Proposals concerning the use of community trademarks (CTMs) could give UK brand owners more power to leverage when protecting their marks in EU member states. In some instances, this could lead to an increase in litigation.
In the first report of its kind, published on 15 February, the Max Planck Institute has put a series of recommendations to the European Commission for the reform of the European trademarks system. The report was commissioned to examine the system used to acquire CTMs, marks that give the brand owner protection across all member states. Specifically, the institute was tasked to recommend ways to improve the efficiency of the CTM filing process, which is administered by the Office for Harmonisation in the Internal Market (OHIM), and to address divergent practices within the OHIM and between it and national trademark offices.
There is plenty of room for improvement. Registering a CTM currently takes anything between 12 and 18 months, while a trademark registration in the UK can usually be completed in just four months.
The report’s findings are comprehensive and helpful. But we will have to see to what degree the OHIM is prepared to change its practices ahead of any requirement to do so, which could take months.
There will be considerable relief among brand owners and their lawyers that, according to the report, an OHIM rule allowing a brand owner to resist a challenge for non-use of their trademark after five years, so long as it can prove use in at least one member state, is likely to remain unchanged. A case brought in Benelux, which has since reached the EU’s Court of Justice and is awaiting a final decision, had threatened to overturn this rule, arguing that demonstrating use in just one country is insufficient. The report’s findings on this matter make it less likely that the court will want to change the existing rule.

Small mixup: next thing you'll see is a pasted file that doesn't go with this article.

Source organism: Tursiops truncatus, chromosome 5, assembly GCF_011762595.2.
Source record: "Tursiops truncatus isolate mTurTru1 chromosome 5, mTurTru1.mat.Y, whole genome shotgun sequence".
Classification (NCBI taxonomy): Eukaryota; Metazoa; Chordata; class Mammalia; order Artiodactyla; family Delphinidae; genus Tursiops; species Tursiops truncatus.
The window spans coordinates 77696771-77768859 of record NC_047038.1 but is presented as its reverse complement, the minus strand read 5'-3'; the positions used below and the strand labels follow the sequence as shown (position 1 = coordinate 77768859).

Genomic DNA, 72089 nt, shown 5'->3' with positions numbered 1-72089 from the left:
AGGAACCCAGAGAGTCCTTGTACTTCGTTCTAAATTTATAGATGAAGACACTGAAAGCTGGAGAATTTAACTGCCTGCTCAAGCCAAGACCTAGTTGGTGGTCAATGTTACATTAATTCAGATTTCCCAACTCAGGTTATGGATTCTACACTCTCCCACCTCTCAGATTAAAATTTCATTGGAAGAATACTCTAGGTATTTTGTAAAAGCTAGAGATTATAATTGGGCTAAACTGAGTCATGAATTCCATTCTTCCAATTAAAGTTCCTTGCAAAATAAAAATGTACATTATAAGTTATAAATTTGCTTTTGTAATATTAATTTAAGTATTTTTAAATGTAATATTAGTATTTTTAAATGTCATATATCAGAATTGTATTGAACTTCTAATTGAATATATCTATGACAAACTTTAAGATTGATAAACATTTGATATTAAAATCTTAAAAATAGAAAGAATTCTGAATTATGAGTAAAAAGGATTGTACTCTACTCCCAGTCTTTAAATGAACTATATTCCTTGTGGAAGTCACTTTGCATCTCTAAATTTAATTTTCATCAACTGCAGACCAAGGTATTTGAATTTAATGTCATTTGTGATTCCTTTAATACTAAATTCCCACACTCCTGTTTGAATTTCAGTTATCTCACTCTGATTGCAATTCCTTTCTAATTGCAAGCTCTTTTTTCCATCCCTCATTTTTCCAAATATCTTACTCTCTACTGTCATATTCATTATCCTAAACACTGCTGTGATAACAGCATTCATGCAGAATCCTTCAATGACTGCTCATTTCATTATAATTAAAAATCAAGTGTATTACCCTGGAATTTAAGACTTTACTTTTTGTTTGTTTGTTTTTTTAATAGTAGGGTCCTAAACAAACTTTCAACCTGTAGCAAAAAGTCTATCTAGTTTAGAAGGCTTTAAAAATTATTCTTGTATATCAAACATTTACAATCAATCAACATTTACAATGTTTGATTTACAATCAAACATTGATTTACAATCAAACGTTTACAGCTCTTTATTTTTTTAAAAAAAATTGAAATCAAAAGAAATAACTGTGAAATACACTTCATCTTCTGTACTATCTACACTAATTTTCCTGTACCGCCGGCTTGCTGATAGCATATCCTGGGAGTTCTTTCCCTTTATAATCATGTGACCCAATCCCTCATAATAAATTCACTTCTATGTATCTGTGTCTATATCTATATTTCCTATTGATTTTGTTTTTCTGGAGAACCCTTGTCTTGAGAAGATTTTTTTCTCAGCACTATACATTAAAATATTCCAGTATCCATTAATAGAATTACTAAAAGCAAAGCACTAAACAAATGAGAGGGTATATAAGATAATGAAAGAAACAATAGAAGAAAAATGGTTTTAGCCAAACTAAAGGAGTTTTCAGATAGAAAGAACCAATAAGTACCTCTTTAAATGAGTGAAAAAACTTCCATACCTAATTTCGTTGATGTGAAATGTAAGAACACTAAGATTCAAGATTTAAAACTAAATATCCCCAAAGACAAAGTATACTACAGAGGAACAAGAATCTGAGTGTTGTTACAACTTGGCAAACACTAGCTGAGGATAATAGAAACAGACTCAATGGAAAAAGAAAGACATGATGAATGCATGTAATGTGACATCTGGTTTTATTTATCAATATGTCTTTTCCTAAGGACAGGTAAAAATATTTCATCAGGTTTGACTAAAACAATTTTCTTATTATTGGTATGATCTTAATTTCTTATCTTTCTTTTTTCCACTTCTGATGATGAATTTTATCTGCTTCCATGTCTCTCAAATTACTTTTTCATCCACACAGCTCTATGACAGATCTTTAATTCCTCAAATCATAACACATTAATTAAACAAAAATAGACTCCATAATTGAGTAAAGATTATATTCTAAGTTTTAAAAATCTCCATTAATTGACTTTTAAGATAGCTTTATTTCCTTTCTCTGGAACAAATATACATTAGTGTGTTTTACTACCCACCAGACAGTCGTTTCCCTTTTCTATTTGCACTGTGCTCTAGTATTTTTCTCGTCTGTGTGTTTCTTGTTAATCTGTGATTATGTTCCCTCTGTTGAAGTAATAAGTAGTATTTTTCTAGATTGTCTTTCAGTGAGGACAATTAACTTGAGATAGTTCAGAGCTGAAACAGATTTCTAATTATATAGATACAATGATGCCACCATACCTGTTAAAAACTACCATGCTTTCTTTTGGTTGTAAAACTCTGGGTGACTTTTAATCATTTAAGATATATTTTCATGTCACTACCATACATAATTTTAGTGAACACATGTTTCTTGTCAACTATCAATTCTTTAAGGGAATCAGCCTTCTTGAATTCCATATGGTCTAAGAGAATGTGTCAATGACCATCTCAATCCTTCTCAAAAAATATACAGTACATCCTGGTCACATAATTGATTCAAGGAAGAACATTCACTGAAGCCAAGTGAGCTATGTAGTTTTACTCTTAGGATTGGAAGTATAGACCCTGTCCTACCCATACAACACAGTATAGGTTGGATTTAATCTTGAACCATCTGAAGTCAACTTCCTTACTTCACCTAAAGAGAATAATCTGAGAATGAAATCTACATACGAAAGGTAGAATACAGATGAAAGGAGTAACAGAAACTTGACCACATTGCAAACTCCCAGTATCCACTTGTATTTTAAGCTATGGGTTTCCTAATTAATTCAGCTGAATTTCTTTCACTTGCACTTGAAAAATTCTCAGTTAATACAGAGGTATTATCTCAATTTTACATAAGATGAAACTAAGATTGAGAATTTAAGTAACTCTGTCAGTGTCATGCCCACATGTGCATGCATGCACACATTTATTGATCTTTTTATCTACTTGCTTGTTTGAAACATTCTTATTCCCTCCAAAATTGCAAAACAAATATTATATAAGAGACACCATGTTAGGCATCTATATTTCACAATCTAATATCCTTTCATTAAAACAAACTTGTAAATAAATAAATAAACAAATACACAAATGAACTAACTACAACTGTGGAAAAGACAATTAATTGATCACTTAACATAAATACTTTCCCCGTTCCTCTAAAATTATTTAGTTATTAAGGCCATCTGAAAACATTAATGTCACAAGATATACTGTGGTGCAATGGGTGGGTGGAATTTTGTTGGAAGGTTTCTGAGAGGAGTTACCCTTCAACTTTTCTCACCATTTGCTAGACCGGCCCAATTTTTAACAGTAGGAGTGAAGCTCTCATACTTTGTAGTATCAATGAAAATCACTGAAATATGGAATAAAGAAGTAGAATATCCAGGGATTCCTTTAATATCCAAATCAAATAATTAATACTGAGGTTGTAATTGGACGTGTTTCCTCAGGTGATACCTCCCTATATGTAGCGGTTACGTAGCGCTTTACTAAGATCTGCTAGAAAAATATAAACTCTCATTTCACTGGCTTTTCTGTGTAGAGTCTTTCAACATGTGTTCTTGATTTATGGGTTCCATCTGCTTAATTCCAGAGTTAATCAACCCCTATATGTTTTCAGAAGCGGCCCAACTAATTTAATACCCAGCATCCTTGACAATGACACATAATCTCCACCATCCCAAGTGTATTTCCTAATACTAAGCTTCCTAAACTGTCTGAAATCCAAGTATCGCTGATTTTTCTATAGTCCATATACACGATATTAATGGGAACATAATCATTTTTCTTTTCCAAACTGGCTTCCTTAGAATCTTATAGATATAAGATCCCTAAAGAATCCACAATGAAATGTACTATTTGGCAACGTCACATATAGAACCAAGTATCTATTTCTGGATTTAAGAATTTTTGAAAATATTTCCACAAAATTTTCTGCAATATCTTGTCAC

The report’s findings also bring greater clarity to the issue of counterfeit goods and confirm the rights of national customs officials to confiscate them even when they are in transit and destined for sale outside the EU. In the UK there was a controversial case last year where HM Revenue & Customs officials refused to confiscate a consignment of fake Nokia handsets because they were just passing through. The study makes it clear that customs should have the power to confiscate counterfeit goods, regardless of where they are intended for sale. The Court of Justice is currently considering the Nokia case following an appeal by a UK Court of Appeal judge, and is expected to take the report into account when giving its judgement.
A further recommendation, intended to improve consistency in the interpretation of European trademark law, affects the classification of trademarks. In the UK, when specifying the class of goods on the registration document, the use of class heading is not deemed to cover all goods or services in that class.
herefore, the brand owner is advised to promote a more detailed description than, for example, class seven (machines). This differs from current OHIM practice, but has been highlighted by the report as good practice.
The report also clarifies that an unregistered, well-known trademark should have the same protection in terms of its access to the EU judicial system as a registered trademark with reputation. This could potentially lead to an increase in litigation.
A number of common sense proposals are also included in the report. For example, if a brand owner is required to show use of a shape or colour, the report concludes that it should not be necessary to do this in all 27 member states, just a few will do. Additionally, in the case of unusual trademarks, such as sound
marks, it should be possible to file in more suitable formats, such as CD-ROM.